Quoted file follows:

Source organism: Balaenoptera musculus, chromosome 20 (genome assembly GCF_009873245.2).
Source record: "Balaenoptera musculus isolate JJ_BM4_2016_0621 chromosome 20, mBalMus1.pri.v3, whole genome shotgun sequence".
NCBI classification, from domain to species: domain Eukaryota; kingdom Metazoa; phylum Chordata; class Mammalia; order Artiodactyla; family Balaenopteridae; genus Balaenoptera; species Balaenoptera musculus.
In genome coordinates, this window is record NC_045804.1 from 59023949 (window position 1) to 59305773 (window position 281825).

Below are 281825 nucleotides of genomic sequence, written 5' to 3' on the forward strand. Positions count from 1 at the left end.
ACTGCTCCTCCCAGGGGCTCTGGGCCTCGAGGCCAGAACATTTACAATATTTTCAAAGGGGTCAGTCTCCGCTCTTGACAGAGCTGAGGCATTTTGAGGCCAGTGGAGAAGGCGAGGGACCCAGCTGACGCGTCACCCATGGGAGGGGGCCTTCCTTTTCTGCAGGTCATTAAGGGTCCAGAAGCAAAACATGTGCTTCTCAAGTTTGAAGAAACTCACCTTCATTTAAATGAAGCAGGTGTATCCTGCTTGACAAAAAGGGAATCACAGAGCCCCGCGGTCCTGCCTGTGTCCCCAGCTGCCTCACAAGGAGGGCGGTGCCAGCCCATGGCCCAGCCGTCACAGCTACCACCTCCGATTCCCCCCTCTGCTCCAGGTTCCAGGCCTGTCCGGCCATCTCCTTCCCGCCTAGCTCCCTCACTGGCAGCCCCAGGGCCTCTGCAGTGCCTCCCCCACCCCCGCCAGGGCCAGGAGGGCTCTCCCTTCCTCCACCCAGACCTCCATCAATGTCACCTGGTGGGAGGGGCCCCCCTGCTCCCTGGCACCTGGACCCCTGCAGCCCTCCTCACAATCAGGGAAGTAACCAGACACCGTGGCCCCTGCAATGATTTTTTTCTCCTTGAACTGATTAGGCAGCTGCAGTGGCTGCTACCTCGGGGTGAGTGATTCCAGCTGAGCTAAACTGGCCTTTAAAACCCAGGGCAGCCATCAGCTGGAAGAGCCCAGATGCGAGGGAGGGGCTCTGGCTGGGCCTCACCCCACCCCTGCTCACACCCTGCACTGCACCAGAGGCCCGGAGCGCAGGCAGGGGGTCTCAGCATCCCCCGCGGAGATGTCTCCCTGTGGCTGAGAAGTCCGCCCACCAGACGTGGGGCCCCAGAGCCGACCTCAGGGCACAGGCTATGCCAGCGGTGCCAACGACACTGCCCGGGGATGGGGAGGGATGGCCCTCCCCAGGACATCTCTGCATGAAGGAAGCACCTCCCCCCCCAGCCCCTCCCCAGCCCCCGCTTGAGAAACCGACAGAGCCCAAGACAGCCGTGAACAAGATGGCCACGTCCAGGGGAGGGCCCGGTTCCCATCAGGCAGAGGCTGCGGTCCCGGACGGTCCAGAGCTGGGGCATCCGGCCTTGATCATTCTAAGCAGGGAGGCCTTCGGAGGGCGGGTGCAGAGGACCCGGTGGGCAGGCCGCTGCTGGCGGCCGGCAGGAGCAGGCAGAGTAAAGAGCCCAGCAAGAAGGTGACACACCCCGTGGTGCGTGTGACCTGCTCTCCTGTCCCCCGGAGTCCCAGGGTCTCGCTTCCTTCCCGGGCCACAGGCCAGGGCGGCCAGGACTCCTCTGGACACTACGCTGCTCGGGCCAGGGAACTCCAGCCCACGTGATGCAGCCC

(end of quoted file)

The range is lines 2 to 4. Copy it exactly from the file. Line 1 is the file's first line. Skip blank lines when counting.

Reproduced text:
Source record: "Balaenoptera musculus isolate JJ_BM4_2016_0621 chromosome 20, mBalMus1.pri.v3, whole genome shotgun sequence".
NCBI classification, from domain to species: domain Eukaryota; kingdom Metazoa; phylum Chordata; class Mammalia; order Artiodactyla; family Balaenopteridae; genus Balaenoptera; species Balaenoptera musculus.
In genome coordinates, this window is record NC_045804.1 from 59023949 (window position 1) to 59305773 (window position 281825).